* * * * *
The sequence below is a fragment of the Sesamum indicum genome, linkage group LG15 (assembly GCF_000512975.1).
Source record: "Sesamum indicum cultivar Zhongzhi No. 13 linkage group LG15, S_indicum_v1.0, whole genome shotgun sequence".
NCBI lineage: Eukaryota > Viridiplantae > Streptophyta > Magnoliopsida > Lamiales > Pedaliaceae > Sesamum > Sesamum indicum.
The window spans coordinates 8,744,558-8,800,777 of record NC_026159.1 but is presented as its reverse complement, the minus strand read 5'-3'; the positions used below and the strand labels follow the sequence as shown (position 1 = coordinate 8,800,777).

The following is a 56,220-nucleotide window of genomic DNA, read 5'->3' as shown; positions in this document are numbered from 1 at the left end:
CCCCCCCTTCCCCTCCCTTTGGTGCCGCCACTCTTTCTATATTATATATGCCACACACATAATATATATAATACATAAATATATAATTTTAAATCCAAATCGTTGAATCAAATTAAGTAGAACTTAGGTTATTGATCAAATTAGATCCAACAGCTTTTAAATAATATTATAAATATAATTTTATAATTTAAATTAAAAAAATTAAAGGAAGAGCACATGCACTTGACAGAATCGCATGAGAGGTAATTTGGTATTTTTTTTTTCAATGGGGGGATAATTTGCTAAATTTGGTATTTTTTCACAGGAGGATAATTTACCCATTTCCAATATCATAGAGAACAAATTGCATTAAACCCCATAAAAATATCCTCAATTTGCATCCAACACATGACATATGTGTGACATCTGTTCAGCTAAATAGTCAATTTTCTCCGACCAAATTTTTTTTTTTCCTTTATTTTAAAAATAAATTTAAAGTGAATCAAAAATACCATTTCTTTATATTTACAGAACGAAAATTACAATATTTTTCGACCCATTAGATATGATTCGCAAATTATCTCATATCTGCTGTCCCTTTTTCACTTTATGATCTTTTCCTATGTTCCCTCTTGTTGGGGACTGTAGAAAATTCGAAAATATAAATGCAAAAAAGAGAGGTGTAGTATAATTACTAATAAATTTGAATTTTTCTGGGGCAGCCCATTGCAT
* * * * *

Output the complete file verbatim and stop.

The sequence below is a fragment of the Sesamum indicum genome, linkage group LG15 (assembly GCF_000512975.1).
Source record: "Sesamum indicum cultivar Zhongzhi No. 13 linkage group LG15, S_indicum_v1.0, whole genome shotgun sequence".
NCBI lineage: Eukaryota > Viridiplantae > Streptophyta > Magnoliopsida > Lamiales > Pedaliaceae > Sesamum > Sesamum indicum.
The window spans coordinates 8,744,558-8,800,777 of record NC_026159.1 but is presented as its reverse complement, the minus strand read 5'-3'; the positions used below and the strand labels follow the sequence as shown (position 1 = coordinate 8,800,777).

The following is a 56,220-nucleotide window of genomic DNA, read 5'->3' as shown; positions in this document are numbered from 1 at the left end:
CCCCCCCTTCCCCTCCCTTTGGTGCCGCCACTCTTTCTATATTATATATGCCACACACATAATATATATAATACATAAATATATAATTTTAAATCCAAATCGTTGAATCAAATTAAGTAGAACTTAGGTTATTGATCAAATTAGATCCAACAGCTTTTAAATAATATTATAAATATAATTTTATAATTTAAATTAAAAAAATTAAAGGAAGAGCACATGCACTTGACAGAATCGCATGAGAGGTAATTTGGTATTTTTTTTTTCAATGGGGGGATAATTTGCTAAATTTGGTATTTTTTCACAGGAGGATAATTTACCCATTTCCAATATCATAGAGAACAAATTGCATTAAACCCCATAAAAATATCCTCAATTTGCATCCAACACATGACATATGTGTGACATCTGTTCAGCTAAATAGTCAATTTTCTCCGACCAAATTTTTTTTTTTCCTTTATTTTAAAAATAAATTTAAAGTGAATCAAAAATACCATTTCTTTATATTTACAGAACGAAAATTACAATATTTTTCGACCCATTAGATATGATTCGCAAATTATCTCATATCTGCTGTCCCTTTTTCACTTTATGATCTTTTCCTATGTTCCCTCTTGTTGGGGACTGTAGAAAATTCGAAAATATAAATGCAAAAAAGAGAGGTGTAGTATAATTACTAATAAATTTGAATTTTTCTGGGGCAGCCCATTGCAT